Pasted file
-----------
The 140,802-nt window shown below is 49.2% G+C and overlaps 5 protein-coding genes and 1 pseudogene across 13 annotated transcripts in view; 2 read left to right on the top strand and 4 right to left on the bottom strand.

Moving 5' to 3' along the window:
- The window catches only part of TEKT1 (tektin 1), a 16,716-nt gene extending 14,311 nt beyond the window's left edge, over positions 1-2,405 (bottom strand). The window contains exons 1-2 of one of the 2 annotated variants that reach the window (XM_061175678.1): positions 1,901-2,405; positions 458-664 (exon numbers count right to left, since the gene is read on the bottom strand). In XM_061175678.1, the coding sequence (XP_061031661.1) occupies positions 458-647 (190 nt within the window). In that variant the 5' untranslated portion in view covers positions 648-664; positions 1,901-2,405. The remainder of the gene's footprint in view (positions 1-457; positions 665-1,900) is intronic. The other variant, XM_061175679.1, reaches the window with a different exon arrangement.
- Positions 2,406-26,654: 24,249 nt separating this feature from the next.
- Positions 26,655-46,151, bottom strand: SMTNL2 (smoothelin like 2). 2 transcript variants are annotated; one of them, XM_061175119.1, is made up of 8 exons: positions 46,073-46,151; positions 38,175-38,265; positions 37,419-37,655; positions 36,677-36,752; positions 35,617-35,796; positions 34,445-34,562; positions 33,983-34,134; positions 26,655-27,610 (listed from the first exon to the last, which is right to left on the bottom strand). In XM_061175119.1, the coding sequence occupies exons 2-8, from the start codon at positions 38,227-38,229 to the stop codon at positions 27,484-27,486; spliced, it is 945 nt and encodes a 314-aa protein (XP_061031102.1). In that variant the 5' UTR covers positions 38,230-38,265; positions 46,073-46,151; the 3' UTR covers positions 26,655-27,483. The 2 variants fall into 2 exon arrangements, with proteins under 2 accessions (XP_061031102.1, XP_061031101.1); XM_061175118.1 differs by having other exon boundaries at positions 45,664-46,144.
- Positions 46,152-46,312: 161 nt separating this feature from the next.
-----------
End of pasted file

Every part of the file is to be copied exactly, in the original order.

The 140,802-nt window shown below is 49.2% G+C and overlaps 5 protein-coding genes and 1 pseudogene across 13 annotated transcripts in view; 2 read left to right on the top strand and 4 right to left on the bottom strand.

Moving 5' to 3' along the window:
- The window catches only part of TEKT1 (tektin 1), a 16,716-nt gene extending 14,311 nt beyond the window's left edge, over positions 1-2,405 (bottom strand). The window contains exons 1-2 of one of the 2 annotated variants that reach the window (XM_061175678.1): positions 1,901-2,405; positions 458-664 (exon numbers count right to left, since the gene is read on the bottom strand). In XM_061175678.1, the coding sequence (XP_061031661.1) occupies positions 458-647 (190 nt within the window). In that variant the 5' untranslated portion in view covers positions 648-664; positions 1,901-2,405. The remainder of the gene's footprint in view (positions 1-457; positions 665-1,900) is intronic. The other variant, XM_061175679.1, reaches the window with a different exon arrangement.
- Positions 2,406-26,654: 24,249 nt separating this feature from the next.
- Positions 26,655-46,151, bottom strand: SMTNL2 (smoothelin like 2). 2 transcript variants are annotated; one of them, XM_061175119.1, is made up of 8 exons: positions 46,073-46,151; positions 38,175-38,265; positions 37,419-37,655; positions 36,677-36,752; positions 35,617-35,796; positions 34,445-34,562; positions 33,983-34,134; positions 26,655-27,610 (listed from the first exon to the last, which is right to left on the bottom strand). In XM_061175119.1, the coding sequence occupies exons 2-8, from the start codon at positions 38,227-38,229 to the stop codon at positions 27,484-27,486; spliced, it is 945 nt and encodes a 314-aa protein (XP_061031102.1). In that variant the 5' UTR covers positions 38,230-38,265; positions 46,073-46,151; the 3' UTR covers positions 26,655-27,483. The 2 variants fall into 2 exon arrangements, with proteins under 2 accessions (XP_061031102.1, XP_061031101.1); XM_061175118.1 differs by having other exon boundaries at positions 45,664-46,144.
- Positions 46,152-46,312: 161 nt separating this feature from the next.